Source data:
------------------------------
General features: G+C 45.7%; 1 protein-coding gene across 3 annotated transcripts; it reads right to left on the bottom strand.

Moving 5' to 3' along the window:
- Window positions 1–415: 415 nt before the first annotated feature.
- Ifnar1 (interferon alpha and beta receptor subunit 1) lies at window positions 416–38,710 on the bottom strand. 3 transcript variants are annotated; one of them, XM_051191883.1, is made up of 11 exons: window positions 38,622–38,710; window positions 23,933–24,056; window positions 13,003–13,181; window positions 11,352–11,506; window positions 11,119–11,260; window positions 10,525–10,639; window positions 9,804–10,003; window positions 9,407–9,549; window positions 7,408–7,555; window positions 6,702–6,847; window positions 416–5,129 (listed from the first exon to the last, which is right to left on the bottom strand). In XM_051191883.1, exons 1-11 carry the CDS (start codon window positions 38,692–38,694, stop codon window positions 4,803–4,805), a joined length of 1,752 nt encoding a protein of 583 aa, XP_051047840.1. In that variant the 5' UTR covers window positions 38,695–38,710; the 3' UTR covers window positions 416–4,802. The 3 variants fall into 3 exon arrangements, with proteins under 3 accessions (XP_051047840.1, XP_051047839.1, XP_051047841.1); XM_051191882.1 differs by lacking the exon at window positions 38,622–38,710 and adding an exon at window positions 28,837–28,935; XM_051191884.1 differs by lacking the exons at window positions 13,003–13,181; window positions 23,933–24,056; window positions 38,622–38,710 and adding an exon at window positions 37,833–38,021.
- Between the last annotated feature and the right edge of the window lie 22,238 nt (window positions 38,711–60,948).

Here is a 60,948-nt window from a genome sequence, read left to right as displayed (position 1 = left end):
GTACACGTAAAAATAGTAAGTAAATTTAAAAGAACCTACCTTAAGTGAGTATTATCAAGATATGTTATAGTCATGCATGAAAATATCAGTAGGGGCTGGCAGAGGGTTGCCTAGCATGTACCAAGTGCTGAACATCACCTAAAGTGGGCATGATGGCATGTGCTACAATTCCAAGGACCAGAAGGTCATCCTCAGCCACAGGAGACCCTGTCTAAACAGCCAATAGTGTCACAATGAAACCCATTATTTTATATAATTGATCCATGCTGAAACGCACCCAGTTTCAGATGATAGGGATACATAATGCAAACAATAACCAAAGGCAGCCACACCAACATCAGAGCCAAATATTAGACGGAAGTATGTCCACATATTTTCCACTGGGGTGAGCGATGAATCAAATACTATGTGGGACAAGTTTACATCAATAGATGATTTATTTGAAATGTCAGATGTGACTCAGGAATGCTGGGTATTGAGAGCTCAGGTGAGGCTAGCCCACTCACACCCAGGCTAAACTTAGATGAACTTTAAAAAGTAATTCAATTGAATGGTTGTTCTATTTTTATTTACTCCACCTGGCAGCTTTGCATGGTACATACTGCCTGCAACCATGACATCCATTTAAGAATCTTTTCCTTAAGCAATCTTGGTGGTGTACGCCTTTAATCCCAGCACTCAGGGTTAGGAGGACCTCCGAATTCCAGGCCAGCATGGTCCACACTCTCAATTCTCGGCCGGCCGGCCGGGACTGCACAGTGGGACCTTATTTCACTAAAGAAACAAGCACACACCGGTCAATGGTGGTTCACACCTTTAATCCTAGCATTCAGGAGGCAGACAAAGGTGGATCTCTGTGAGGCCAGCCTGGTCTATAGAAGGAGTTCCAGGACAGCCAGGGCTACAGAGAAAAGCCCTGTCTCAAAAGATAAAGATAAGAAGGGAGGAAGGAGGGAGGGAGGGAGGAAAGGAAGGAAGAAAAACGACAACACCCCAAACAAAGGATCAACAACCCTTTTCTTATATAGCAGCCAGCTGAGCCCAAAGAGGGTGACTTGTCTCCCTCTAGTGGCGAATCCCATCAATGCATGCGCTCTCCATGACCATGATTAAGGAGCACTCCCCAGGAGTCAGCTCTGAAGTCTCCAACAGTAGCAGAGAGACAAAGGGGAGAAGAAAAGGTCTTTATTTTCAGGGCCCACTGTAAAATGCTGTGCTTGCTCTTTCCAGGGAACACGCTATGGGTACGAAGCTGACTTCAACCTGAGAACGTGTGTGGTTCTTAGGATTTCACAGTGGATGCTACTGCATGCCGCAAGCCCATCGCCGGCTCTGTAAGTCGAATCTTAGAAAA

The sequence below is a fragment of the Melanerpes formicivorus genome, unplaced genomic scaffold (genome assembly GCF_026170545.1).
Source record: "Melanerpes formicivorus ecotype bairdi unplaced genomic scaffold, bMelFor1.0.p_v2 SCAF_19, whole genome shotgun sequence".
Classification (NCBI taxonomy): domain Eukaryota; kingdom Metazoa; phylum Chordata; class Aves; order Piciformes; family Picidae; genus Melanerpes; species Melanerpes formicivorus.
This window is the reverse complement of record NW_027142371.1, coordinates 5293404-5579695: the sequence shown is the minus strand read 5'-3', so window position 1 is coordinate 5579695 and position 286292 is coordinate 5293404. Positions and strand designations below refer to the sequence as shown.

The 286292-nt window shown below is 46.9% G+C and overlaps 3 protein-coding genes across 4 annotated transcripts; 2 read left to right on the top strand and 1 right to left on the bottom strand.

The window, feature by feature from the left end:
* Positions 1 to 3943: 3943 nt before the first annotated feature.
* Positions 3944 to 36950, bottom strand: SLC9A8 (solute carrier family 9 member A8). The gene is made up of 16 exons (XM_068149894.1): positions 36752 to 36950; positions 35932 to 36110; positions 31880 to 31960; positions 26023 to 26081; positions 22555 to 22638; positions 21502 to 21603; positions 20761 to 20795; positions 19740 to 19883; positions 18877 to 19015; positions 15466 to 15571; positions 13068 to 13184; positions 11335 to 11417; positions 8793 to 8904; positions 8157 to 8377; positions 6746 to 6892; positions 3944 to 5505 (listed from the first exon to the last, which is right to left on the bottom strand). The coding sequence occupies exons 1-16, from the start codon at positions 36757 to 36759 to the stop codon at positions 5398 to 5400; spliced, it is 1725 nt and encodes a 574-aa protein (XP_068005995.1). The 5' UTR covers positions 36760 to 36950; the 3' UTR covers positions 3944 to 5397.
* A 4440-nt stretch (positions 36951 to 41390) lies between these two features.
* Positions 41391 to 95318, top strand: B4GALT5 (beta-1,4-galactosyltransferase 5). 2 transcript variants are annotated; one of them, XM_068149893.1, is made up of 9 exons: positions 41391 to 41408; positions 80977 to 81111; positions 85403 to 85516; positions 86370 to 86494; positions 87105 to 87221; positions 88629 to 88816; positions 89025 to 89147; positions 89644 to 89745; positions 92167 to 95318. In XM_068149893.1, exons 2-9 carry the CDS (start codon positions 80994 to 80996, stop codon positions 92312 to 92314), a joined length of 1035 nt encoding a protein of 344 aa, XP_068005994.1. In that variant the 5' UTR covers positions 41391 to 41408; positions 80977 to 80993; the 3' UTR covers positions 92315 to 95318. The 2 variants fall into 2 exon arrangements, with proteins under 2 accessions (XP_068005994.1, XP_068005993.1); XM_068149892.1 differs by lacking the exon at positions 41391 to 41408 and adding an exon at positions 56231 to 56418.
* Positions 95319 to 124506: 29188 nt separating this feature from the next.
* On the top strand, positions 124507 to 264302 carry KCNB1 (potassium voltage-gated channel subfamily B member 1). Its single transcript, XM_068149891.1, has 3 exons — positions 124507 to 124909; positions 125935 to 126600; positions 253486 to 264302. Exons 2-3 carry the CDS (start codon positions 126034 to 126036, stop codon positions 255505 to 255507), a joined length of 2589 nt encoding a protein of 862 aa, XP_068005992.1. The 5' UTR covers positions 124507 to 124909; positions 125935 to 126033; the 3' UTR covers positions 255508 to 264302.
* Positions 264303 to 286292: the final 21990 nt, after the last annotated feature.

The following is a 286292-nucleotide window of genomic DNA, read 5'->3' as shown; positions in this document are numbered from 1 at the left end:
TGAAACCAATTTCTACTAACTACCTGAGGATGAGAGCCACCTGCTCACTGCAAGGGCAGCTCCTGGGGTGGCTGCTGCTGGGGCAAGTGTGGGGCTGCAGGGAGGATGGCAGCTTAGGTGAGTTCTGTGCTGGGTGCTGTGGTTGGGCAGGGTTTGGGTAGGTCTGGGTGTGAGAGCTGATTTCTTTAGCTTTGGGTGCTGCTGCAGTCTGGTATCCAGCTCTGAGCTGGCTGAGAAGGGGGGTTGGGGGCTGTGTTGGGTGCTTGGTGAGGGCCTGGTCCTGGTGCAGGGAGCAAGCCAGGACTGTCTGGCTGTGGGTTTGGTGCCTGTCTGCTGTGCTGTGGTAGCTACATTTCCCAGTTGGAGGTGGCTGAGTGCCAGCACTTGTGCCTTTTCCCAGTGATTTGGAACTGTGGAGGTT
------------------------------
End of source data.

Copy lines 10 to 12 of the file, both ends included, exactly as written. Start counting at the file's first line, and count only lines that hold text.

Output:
Classification (NCBI taxonomy): domain Eukaryota; kingdom Metazoa; phylum Chordata; class Aves; order Piciformes; family Picidae; genus Melanerpes; species Melanerpes formicivorus.
This window is the reverse complement of record NW_027142371.1, coordinates 5293404-5579695: the sequence shown is the minus strand read 5'-3', so window position 1 is coordinate 5579695 and position 286292 is coordinate 5293404. Positions and strand designations below refer to the sequence as shown.

The 286292-nt window shown below is 46.9% G+C and overlaps 3 protein-coding genes across 4 annotated transcripts; 2 read left to right on the top strand and 1 right to left on the bottom strand.